The Sawyer began his back cut, but noticed it was sloped and began another back cut under the original attempt. While working the back cut, the Sawyer also attempted to bore the heart wood and unintentionally cut through all the intended holding wood.

While the saw was still in the tree and the Sawyer was still working on the back cut, the nearby C Faller yelled “It’s Going!” and the Sawyer began to stand and attempted to pull the saw from the stump and access the escape route. However, the tree was already hitting the ground as the Sawyer attempted to flee the stump.

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As the tree’s top brushed another tree, it made the bole rise into the air and roll off the stump onto the Sawyer’s leg before he was able to vacate the cutting area.

The Sawyer was on the uphill side of the tree when the back cut was started. This required the individual to get on one knee to put the back cut at the appropriate height in relation to the face cut. The C Faller immediately ran to the pinned Sawyer, grabbed the chainsaw, and bucked out the section that was trapping the Sawyer.

Two EMTs were shortly on scene to assess the patient. They determined that the patient was stable. The Supervisor made the assessment that self-transport to a medical facility was the quickest and most appropriate action.

A cell phone call was made to the Duty Officer to keep them apprised of the situation. The Duty Officer made other notifications at the Forest level.

The Sawyer’s injuries were all sustained to the lower left leg. Those injuries included a fibula break, a puncture wound, and a torn muscle.

Rather than a bunch of hindsight fueled “should haves

Share your personal lessons in the comments

Read the RLS document here:

The Queen Bee, Tokenism, and Pushing Feminine Away

By Sara Brown

Reflecting on eleven seasons as a wildland firefighter, I explore three reasons why women in fire don’t universally encourage more women to join wildland fire by revealing personal, and often uncomfortable perspectives.

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Reason 1: Creating a Persona to “Fit In.”

For the Sake of Safety, “fitting in” with the firefighter culture is essential for safety and a positive work environment. In order to “fit in” with the culture, I created a persona that was not my authentic self. Each time I moved to a new fire crew I found myself needing to prove my worth as a firefighter and working to be viewed a trusted member of the crew such that I would be included (and safe). The easiest way to do this was to create a masculine version of myself. This meant that I didn’t contribute as many of the positive characteristics that females typically possess, such as providing: alternative perspectives on risk taking, alternative ways to get things done, and emotional safety for my peers. Work by Jennifer Taylor, PhD, at Drexel’s Dornsife School of Public Health corroborates my experience.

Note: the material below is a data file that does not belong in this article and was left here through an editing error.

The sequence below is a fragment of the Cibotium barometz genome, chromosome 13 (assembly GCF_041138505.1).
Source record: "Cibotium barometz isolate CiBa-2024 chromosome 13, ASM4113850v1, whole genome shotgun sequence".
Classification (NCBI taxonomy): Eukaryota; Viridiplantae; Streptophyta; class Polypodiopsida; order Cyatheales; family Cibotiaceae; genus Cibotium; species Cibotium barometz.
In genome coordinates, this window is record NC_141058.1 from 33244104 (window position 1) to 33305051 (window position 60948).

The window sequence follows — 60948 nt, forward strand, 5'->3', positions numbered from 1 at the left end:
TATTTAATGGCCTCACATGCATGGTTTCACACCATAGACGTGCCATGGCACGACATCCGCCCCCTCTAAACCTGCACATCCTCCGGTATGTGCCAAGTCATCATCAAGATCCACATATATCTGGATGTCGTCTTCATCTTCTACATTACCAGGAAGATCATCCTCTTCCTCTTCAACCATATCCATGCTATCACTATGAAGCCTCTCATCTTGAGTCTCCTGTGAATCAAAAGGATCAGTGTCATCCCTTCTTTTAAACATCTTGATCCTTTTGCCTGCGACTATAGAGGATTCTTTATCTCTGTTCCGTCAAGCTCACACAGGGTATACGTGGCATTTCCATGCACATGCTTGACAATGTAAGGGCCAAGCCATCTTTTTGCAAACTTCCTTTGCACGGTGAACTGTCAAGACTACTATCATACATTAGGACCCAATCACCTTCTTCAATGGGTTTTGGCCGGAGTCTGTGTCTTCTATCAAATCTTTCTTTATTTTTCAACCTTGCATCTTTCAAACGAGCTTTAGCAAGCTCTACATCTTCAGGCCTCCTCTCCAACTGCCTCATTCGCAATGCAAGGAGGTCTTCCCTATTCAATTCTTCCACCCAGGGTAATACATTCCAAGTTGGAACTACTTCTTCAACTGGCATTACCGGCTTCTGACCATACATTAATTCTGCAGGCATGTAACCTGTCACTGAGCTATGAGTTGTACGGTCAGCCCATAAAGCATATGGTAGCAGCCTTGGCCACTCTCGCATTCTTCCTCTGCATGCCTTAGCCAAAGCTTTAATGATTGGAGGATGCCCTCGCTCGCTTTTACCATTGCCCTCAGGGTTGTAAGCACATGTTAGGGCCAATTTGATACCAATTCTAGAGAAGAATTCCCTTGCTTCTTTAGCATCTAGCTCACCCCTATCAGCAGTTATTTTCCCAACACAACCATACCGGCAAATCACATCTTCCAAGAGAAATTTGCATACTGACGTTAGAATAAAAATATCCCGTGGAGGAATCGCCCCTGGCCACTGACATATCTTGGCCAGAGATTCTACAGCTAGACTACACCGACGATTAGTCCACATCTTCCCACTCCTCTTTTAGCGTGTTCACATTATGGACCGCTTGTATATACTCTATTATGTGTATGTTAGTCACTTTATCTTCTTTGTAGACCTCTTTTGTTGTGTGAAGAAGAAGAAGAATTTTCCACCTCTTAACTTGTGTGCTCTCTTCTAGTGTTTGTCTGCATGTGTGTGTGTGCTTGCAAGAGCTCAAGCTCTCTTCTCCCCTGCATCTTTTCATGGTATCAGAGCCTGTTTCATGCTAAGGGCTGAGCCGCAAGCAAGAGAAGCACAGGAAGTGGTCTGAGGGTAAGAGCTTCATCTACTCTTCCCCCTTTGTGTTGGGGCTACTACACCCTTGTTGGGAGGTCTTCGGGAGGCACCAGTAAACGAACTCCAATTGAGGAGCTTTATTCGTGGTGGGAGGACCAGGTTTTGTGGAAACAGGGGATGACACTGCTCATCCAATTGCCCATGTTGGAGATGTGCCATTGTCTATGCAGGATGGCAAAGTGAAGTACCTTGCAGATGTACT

Reason 2: The Culture Limits Potential Benefits of Diversity.

The well-intended concept of “inclusivity” may be overrun by “exclusivity” of the fire culture. Cultural exclusivity likely defeats many of the positive aspects that are commonly attributed to diversifying a workforce. The current culture in wildland fire attracts people who either naturally “fit in,” or are willing to conform to the hyper-masculine culture. Minorities who join fire, (women for example) stifle many of the unique perspectives they may otherwise contribute to the culture in order to fit in. Cultural exclusivity has limited perspectives and stifled diversity within the overall culture. When women act in masculine ways to fit into a culture for psychological and physical safety, they can’t provide “diversity”–in effect they contribute to the culture the same way as men do.

Reason 3: Pushing “Feminine” Away.

At work I have pushed other female firefighters (particularly “feminine acting females”) away, rather than bringing them into relationship and supporting them. Two theories suggest that conditions in the workplace might contribute to this behavior.

Theory 1: Tokenism

In the late 1980’s, Robin Ely, then a graduate student in the Yale School of Management, found that women in male-dominated firms believed that only so many of them would make it into the senior ranks, and that they were vying with one another for those spots. This dynamic is known as tokenism.

Theory 2: Queen Bee

A Dutch psychologist, Naomi Ellemers, was trying to understand the near-total absence of senior women in academia. She found that senior women coped with gender discrimination by emphasizing how different they were from other women. She termed these women “Queen Bees.” Ellmers provides conditions in which queen bees emerge: when women are a marginalized group in the workplace, have made big sacrifices for their career, or are already predisposed to show little “gender identification”— camaraderie with other women. According to Ellemers, Queen Bees, “learn the hard way that the way to succeed in the workplace is to make sure that people realize they are not like other women.”

Hopefully these thoughts/experiences, and the following questions will spur discussion about this important topic across multiple levels of the firefighting program.

Is there a tipping point of women firefighters that can be reached beyond which tokenism and Queen Bee syndromes disappear?

Currently our firefighting system seems to support woman deciding to “do fire” on their own with some mentorship. These “self-made” female firefighters meet and accept other woman who made it on their own, but may be skeptical of helping others who didn’t “make it on their own.”

The Challenge – How can we find a way to get the ones who “made it” on their own to want to mentor others who may need a bit more help?

Or should we?

Watch the webinar:


Sara Brown works for The USDA Forest Service, Rocky Mountain Research Station